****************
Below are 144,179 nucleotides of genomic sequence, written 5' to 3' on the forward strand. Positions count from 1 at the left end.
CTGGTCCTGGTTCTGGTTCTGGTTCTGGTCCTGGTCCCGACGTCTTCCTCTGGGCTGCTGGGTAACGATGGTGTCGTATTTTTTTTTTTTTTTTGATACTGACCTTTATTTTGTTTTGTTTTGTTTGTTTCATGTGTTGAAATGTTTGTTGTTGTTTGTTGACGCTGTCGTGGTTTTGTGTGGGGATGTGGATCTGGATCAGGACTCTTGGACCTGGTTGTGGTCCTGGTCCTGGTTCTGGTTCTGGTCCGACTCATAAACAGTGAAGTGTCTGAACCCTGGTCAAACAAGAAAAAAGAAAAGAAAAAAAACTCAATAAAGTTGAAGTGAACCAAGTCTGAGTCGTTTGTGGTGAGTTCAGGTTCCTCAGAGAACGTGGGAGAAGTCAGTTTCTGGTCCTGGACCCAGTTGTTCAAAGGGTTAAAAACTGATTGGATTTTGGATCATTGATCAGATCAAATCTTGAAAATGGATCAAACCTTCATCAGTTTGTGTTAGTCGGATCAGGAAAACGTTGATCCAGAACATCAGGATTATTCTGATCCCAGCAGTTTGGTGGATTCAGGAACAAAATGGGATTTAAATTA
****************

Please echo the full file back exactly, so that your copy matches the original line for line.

Below are 144,179 nucleotides of genomic sequence, written 5' to 3' on the forward strand. Positions count from 1 at the left end.
CTGGTCCTGGTTCTGGTTCTGGTTCTGGTCCTGGTCCCGACGTCTTCCTCTGGGCTGCTGGGTAACGATGGTGTCGTATTTTTTTTTTTTTTTTGATACTGACCTTTATTTTGTTTTGTTTTGTTTGTTTCATGTGTTGAAATGTTTGTTGTTGTTTGTTGACGCTGTCGTGGTTTTGTGTGGGGATGTGGATCTGGATCAGGACTCTTGGACCTGGTTGTGGTCCTGGTCCTGGTTCTGGTTCTGGTCCGACTCATAAACAGTGAAGTGTCTGAACCCTGGTCAAACAAGAAAAAAGAAAAGAAAAAAAACTCAATAAAGTTGAAGTGAACCAAGTCTGAGTCGTTTGTGGTGAGTTCAGGTTCCTCAGAGAACGTGGGAGAAGTCAGTTTCTGGTCCTGGACCCAGTTGTTCAAAGGGTTAAAAACTGATTGGATTTTGGATCATTGATCAGATCAAATCTTGAAAATGGATCAAACCTTCATCAGTTTGTGTTAGTCGGATCAGGAAAACGTTGATCCAGAACATCAGGATTATTCTGATCCCAGCAGTTTGGTGGATTCAGGAACAAAATGGGATTTAAATTA